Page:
People and Carnivores

People and Carnivores builds capacity in communities to improve or maintain coexistence with large carnivores as well as rangeland health and biodiversity. We do this by working with landowners, recreationists and managers to implement tools for wildlife conflict prevention and plan and implement strategic grazing of livestock.

People and Carnivores has been a Brainerd Foundation grantee since 2015.

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People and Carnivores logo

People and Carnivores Photo gallery

Grizzly track in forest road, Gravelly Mountain Range. Photo courtesy of Steve Primm.

Tracks of adult grizzly and cub, Greenhorn Range, Montana, the northern and western-most confirmed grizzly family in Greater Yellowstone. Photo courtesy of Nathan Korb.

Livestock Guardian Dogs protecting cattle in Montana's Big Hole Valley. Photo courtesy of Steve Primm, People and Carnivores.

The anchor dog for a Livestock Guardian Dog pack, being released with cattle for bonding on the Big Hole's Ruby Ranch. Photo courtesy of Steve Primm.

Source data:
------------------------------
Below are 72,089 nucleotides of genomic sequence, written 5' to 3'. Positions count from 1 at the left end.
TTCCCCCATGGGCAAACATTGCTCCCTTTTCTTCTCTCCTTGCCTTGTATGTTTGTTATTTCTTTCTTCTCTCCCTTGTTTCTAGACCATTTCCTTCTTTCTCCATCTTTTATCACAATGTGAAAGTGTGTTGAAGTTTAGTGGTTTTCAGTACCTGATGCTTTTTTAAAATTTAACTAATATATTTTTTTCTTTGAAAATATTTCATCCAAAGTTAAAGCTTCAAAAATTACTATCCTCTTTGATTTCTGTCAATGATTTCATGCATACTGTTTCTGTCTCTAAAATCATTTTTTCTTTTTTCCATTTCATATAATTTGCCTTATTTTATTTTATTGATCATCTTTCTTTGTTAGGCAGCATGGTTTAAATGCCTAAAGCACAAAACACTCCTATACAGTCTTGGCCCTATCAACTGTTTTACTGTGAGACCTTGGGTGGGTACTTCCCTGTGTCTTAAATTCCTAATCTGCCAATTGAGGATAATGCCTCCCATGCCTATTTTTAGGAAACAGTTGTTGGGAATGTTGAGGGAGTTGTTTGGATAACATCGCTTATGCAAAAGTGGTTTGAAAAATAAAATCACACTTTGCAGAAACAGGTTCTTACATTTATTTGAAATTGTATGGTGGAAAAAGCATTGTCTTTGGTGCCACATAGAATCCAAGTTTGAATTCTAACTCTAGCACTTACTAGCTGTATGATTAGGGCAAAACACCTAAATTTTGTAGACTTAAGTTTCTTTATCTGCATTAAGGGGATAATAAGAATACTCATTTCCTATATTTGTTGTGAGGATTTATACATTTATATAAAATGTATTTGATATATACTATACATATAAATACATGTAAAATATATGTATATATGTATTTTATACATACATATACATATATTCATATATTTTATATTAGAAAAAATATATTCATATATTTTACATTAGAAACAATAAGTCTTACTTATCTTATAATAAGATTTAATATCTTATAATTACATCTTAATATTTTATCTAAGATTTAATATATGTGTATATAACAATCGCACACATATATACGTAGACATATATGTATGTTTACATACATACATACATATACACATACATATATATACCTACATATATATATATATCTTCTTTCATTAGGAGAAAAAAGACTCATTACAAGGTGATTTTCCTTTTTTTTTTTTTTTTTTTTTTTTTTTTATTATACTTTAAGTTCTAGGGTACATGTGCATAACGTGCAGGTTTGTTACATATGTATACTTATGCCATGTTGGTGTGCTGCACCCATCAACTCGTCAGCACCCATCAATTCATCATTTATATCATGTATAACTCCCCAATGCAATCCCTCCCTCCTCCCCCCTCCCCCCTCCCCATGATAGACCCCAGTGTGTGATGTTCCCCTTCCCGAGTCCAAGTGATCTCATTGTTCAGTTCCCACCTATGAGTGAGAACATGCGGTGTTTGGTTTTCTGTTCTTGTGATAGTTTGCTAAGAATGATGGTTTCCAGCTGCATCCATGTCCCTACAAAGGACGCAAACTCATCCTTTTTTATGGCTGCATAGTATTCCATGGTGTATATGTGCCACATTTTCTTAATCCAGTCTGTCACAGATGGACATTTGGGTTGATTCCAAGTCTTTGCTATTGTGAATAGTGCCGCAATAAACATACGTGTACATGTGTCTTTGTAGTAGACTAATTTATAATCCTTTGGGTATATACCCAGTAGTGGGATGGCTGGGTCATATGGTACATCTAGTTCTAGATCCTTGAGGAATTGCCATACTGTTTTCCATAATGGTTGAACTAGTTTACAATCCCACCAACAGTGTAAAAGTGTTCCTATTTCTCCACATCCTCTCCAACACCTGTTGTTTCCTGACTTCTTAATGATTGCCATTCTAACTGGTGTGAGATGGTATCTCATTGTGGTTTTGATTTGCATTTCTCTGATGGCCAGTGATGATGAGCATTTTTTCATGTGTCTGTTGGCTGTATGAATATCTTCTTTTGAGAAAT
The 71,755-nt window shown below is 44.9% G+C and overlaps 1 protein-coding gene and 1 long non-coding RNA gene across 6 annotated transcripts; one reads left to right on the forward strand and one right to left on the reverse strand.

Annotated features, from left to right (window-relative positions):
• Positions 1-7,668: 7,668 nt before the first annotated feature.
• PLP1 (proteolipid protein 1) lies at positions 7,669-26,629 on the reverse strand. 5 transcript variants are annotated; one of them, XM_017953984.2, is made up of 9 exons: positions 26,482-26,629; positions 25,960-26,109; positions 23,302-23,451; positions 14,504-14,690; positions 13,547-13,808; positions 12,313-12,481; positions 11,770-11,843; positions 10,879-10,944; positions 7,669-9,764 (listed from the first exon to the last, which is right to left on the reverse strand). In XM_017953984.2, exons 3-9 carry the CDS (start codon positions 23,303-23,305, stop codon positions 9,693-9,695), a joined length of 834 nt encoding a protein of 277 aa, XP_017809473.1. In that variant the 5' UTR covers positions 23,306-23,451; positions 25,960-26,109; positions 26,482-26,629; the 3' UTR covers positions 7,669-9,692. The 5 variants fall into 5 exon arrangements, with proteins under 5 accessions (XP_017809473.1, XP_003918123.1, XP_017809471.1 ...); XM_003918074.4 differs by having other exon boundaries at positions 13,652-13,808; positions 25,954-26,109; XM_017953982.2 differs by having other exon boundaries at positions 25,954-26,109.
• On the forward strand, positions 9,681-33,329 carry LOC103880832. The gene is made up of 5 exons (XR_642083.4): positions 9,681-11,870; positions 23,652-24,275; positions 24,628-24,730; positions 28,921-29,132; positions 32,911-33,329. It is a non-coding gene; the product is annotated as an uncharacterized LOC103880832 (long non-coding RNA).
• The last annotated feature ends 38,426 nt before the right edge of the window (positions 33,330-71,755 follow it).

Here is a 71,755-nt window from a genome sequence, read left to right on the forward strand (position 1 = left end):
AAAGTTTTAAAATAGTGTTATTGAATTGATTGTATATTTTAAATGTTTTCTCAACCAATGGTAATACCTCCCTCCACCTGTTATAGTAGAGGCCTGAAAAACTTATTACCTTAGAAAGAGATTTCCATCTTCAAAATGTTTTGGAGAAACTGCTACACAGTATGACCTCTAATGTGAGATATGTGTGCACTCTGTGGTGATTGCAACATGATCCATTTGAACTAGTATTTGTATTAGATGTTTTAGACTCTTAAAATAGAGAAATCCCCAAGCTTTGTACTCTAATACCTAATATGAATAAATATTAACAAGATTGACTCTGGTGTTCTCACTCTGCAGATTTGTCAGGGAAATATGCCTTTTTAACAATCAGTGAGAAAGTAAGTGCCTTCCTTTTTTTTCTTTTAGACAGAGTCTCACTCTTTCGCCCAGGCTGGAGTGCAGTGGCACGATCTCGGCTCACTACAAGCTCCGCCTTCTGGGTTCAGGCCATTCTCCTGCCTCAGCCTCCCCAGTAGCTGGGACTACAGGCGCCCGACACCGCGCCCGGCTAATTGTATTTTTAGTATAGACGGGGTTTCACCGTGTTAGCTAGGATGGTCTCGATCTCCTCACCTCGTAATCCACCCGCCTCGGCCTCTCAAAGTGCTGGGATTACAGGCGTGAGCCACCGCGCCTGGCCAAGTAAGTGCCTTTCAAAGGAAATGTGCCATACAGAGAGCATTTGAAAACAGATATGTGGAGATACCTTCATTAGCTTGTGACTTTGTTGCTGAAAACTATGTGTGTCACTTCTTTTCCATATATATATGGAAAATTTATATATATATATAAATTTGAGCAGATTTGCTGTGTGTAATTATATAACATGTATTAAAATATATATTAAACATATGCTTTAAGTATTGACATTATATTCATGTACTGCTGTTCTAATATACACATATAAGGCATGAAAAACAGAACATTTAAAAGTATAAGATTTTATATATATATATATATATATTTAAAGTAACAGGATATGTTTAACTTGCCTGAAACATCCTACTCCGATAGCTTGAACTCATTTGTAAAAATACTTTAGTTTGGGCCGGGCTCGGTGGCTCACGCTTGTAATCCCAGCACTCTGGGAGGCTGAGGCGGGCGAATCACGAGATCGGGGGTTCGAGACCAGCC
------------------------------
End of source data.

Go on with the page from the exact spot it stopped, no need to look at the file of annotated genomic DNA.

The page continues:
People and Carnivores Grant history

2016

$35,000 - To build organizational sustainability, support current wolf and grizzly conflict avoidance efforts, and and expand them to more watersheds across the High Divide. Place-based conservation

2015

$35,000 - To support current wolf and grizzly conflict avoidance efforts and expand them to a watershed and regional level across the High Divide. Place-based conservation

2015

$5,000 - To help facilitate a merger with Keystone Conservation that combines programs and launches a new organization. Conservation policy

People and Carnivores Successes

High Divide stakeholders recognized for groundbreaking work

High Divide stakeholders recognized for groundbreaking work

A recent article in Western Confluence magazine shines the spotlight on several Brainerd grantees, including the Wildlife Conservation Society, the Ruby Valley Conservation District, Headwaters Economics, the Blackfoot Challenge, and People and Carnivores. The author offers an excellent analysis of the absolute necessity of factoring in working lands in wildlife conservation and demonstrates the solutions-based work of ranchers in the High Divide, one of the Brainerd Foundation's place-based focus areas.